A System Dynamics Approach to Evaluate Incentive-based Policies, Human Resource Motivation and Performance of Public Sector Organizations
- Autori: Cosenz, F.; Bianchi, C.
- Anno di pubblicazione: 2014
- Tipologia: Articolo in rivista (Articolo in rivista)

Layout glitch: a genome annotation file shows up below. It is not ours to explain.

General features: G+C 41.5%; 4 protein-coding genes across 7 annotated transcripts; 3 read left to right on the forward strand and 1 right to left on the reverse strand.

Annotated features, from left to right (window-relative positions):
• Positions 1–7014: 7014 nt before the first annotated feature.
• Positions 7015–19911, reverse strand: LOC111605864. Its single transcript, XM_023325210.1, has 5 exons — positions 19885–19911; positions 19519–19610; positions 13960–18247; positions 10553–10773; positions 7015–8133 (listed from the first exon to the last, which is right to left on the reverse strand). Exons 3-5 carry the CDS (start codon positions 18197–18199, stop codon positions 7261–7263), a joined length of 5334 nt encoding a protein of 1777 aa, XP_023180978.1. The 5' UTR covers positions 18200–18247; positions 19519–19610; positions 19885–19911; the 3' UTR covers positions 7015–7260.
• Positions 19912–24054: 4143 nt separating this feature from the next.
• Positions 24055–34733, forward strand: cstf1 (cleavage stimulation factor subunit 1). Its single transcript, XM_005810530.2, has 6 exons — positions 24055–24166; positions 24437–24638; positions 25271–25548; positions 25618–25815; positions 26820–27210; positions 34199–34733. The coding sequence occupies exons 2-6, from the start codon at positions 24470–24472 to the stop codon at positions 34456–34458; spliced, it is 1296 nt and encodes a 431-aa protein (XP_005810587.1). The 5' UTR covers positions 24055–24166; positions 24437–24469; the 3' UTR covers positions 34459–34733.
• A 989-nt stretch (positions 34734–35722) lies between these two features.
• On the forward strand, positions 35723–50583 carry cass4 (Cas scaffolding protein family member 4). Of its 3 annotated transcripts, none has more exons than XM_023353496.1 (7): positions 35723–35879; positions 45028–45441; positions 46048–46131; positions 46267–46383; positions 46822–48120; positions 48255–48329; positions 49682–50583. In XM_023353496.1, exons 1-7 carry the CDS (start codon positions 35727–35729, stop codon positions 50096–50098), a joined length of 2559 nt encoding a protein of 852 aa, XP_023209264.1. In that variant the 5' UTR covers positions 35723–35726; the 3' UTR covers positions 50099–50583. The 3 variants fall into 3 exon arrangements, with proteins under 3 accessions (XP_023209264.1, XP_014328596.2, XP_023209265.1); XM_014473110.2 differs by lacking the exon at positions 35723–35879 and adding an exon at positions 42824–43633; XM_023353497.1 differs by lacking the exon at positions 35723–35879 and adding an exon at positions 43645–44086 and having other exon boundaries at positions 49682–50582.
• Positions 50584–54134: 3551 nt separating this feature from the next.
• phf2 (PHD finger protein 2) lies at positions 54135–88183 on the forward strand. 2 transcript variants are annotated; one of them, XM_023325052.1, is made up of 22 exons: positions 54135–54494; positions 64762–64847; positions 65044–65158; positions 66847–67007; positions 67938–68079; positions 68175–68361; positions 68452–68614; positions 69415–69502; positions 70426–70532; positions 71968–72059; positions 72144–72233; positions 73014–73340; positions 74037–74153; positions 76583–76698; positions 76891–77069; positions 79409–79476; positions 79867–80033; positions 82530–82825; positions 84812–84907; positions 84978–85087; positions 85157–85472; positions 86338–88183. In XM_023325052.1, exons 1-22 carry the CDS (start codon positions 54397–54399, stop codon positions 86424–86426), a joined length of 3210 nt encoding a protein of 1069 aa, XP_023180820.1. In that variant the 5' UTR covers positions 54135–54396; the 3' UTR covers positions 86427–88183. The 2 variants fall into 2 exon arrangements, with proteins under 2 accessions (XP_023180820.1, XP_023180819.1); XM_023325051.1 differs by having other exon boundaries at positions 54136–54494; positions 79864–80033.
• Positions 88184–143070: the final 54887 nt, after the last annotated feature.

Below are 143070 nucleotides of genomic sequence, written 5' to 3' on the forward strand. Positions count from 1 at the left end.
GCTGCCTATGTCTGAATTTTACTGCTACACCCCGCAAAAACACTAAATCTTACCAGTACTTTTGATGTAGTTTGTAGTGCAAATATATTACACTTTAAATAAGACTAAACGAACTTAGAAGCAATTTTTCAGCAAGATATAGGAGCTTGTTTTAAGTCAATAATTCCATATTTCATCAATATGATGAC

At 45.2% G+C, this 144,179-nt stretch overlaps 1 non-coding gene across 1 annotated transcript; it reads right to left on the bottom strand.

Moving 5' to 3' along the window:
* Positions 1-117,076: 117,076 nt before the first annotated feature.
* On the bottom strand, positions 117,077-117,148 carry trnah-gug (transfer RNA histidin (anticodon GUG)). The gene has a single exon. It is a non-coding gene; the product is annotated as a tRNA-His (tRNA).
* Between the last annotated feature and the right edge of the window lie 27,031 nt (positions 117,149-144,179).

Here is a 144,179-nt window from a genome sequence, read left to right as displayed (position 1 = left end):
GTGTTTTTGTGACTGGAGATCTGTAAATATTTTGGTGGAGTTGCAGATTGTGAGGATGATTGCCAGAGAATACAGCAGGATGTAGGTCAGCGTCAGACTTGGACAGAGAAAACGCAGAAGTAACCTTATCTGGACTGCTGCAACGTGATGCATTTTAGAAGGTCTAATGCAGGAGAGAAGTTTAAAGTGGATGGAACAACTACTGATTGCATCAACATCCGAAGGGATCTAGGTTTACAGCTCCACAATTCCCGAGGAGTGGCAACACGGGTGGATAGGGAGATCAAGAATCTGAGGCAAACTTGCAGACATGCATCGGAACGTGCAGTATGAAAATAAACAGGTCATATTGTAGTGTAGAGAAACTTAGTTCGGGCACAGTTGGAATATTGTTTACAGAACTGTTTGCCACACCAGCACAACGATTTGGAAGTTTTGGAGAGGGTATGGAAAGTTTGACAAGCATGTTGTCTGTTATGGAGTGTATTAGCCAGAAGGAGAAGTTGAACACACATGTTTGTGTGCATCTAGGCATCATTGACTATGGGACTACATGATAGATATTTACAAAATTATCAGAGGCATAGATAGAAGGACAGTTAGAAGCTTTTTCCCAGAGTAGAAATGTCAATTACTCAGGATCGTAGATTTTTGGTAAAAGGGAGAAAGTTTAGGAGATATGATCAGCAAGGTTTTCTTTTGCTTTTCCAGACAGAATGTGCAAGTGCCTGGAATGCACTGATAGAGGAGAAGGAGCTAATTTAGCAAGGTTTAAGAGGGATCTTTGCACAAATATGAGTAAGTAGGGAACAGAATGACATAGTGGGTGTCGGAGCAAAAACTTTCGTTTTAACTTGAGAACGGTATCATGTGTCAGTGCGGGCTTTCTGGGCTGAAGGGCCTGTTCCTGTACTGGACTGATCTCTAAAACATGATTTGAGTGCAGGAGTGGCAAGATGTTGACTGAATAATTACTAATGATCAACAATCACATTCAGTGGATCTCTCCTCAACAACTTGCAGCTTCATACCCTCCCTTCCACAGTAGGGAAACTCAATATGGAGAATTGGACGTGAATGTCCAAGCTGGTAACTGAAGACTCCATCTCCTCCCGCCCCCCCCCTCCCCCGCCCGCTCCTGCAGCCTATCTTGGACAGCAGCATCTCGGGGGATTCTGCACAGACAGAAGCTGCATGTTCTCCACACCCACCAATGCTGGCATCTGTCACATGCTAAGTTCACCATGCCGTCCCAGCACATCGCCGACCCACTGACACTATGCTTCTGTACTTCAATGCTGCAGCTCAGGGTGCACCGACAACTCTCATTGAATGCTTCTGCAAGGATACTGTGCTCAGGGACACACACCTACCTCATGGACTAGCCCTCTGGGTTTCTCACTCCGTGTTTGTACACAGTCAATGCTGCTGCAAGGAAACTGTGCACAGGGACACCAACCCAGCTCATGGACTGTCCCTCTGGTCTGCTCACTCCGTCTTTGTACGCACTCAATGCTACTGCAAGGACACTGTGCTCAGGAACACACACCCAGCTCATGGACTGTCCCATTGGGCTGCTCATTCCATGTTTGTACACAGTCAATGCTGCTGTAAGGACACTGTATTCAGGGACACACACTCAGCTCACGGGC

This paper tries to analyze - through a System Dynamics approach - positive and negative effects caused by human resources‘ (de)motivation in terms of productivity and quality of performance in public sector organizations. Therefore, motivation is here meant as an inclination to fill a gap between a desired and an actual level of productivity; this can be achieved through a set of policies aimed to encourage, sustain and address human resource behaviour in a working setting. As a consequence of such policies, public sector organizations would increase their productivity and effectiveness, thereby improving the level of wealth to the community they work for. But how does work motivation influence public sector organizations productivity? Do workers, if motivated, become more productive both in quantitative and qualitative terms? How to relate workers‘ perception about motivation and their positive or negative reaction at work? Is it possible, and how, to use motivation in order to improve the organization‘s performance over time? Answering the above questions is very difficult; however, the aim of this paper is to investigate and link – through a System Dynamics approach - those variables which affect both motivation and productivity. Particularly, the paper is virtually divided in four sections: in the first one a description of the observed problematic behaviour of public sector organizations‘ productivity is introduced by considering the resistance that specific motivational policies show over time. Those policies are basically related to the performance that public workers as a whole express during a given time interval. The second section contains the work hypothesis which consists in a dynamic model able to replicate the problematic behaviour on the basis of the relations among those significant variables affecting both productivity and motivation of public workers. Then, the third one provides the runs of such model and the consequent explanation of how it replicates the observed behaviour. Finally, in the last section a set of policies is introduced and commented in order to suggest possible solutions and future scenarios that could stem from the application of such policies. As a result, findings show how important is supporting Public worker management by using a dynamic approach to better understand and steer those trade-offs emerging from the linkages between motivation, productivity and worker satisfaction.